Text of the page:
Ever since their integration into pop culture during the ‘70s, America’s morbid obsession with the deranged inner-demons and manifested violence of serial killers has only grown over the decades. Directors like David Fincher have obsessively carried the torch of this fascination for years (“Zodiac” and more recently, “Mindhunter”) and independent entities and filmmakers alike have followed suit. This texture brings us to director Duncan Skiles’ latest project, the seemingly Fincher-inspired “The Clovehitch Killer.” A concept which emerged from Skiles’ brief but intense obsession with serial killers a few years back, “The Clovehitch Killer” is a chilling and conflicting portrait of a mid-America tragedy enhanced by familial dramatics.

Unraveled through the eyes of confused adolescence, “Clovehitch” follows Tyler Burnside (Charlie Plummer), a rather obedient and amiable teenager. Tyler’s family is the prototypical conservative, evangelical lower-middle class collective barely scraping by financially. Nevertheless, the Burnsides are a cozy and grateful bunch within their small, hyper-religious town, and Don (Dylan McDermott) Tyler’s father, is a seemingly kind community leader and the boy scout headmaster. Everyone looks up to Don, especially Tyler. However, Don’s jolly persona is slowly unraveled until a more sinister core is revealed. One early morning, Tyler finds disturbing BDSM pornography hidden in his father’s truck and then, stumbles upon something even more shocking and repulsive, the IDs of what turns out to be missing women his father had tortured beneath the floorboards of his shed and the crawl space of their home. As hints of his disturbing fetish evolve into more significant implications, Tyler begins to suspect his dad may be Clovehitch, a serial killer who has tormented their town for years but has yet to be found.

In an attempt to unearth the truth, Tyler teams up with town’s outcast, Kassi (Madisen Beaty), who’s obsessed with the Clovehitch legend herself. To discover the truth about his father before he hurts anyone else, Tyler is forced to confront all that he has known and unconditionally loved.

“The Clovehitch Killer” is a film teeming with irony and jarring juxtaposition, most, if not all associated with Tyler’s father. As mentioned before, Don is a seemingly loving, happy-go-lucky family man. Though on the outside he’s a living embodiment of Ned Flanders, a bible-thumper who tells cheesy jokes and forbids his children from drinking any soda, his true self is clouded by repulsive obsessions and evil behavior.

You have to applaud McDermott for pulling off such a stark and cryptic dichotomy. Even when it is clear that Don is the Clovehitch Killer through his obsessions with knot tying and hidden photos of bound and gagged women, he proudly wears a “#1 Dad sweater,” jokingly has “the sex talk” with his son and rattles off theological principals when he feels Tyler is up to no good. Nevertheless, there are striking instances where Don’s gleeful, dorky demeanor creepingly reveals his psychotic id.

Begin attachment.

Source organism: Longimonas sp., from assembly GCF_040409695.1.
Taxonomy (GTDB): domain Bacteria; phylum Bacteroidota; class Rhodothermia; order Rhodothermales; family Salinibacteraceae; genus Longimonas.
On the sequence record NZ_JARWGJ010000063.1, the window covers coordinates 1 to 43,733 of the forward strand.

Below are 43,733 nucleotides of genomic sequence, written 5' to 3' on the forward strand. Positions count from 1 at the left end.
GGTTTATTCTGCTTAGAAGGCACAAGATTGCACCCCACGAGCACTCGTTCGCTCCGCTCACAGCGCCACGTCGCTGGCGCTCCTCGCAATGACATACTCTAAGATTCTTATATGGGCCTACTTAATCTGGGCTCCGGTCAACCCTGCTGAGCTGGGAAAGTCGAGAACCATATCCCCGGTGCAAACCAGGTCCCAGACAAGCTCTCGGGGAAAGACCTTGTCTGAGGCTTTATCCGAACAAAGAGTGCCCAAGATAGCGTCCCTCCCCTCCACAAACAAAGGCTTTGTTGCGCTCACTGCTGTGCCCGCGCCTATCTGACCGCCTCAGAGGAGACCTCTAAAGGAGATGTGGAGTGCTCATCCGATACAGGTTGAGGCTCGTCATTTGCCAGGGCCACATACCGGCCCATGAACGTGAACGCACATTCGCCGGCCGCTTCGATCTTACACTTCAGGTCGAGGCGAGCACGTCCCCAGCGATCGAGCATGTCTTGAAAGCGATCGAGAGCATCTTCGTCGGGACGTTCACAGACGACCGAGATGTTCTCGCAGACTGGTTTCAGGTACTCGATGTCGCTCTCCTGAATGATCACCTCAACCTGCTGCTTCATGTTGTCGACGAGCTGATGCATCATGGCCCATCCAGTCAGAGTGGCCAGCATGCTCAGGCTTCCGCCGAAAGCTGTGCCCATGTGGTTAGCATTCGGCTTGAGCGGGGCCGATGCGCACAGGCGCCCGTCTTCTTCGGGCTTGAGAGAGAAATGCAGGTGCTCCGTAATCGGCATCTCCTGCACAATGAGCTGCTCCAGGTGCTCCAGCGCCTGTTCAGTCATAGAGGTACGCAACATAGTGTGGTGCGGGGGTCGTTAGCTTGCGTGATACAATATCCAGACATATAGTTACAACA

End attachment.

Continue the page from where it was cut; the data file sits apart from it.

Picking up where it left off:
When Don is explaining to Tyler the “sacredness of sex,” he mentions that “[The] body is a holy image, not to be desecrated.” Clearly, Don does not abide by his own words, in fact, the veiled murderer furthers the uncomfortable conversation by rationalizing his own obsessive, sexual thoughts to his son, “You can’t control what pops into your head, right?” The level of humor and jubilance in which McDermott delivers these lines is sickening yet, lends the film a slight, darkly comedic spin to the serial killer archetype.

Dr. John Leibert, a psychiatrist who was a consultant during the investigation of the Green River Murders in the ‘90s once said of serial killers, “They are very invisible…If you look for the obvious, you don’t get it. But they are usually right in front of your face.”  Leibert’s words eerily apply to Tyler’s perception of his father. Even though there are clues that his father is a murderous predator right in front of his face, Tyler struggles to grasp this reality until the film’s final moments.

Though his slow resolve is deliberately frustrating, Tyler’s gradual awareness to the reality of his father makes “The Clovehitch Killer” come across as much of a coming-of-age drama than it is a thriller/horror. Once again, Plummer shines as a toiling teenager—he internalizes trauma with genuine expression and delivers his lines in full believability. With his performance in “Lean on Pete” and now “The Clovehitch Killer,” Plummer is quickly becoming one of the brightest young acting talents around.

“The Clovehitch Killer” is overall, a stunning indie thriller from IFC Midnight. It’s not only a realistic portrait of a conservative Middle America but a devastating portrayal of what happens when a family goes murderously awry. Also, Skiles does an incredible job at subverting genre tropes with dialogue and scenes that coexist in irony and hilarity. With moments of murderous intent occurring in broad daylight and dialogue that spurns that of conventional thrillers, “The Clovehitch Killer” must be seen devoid of expectations. [B]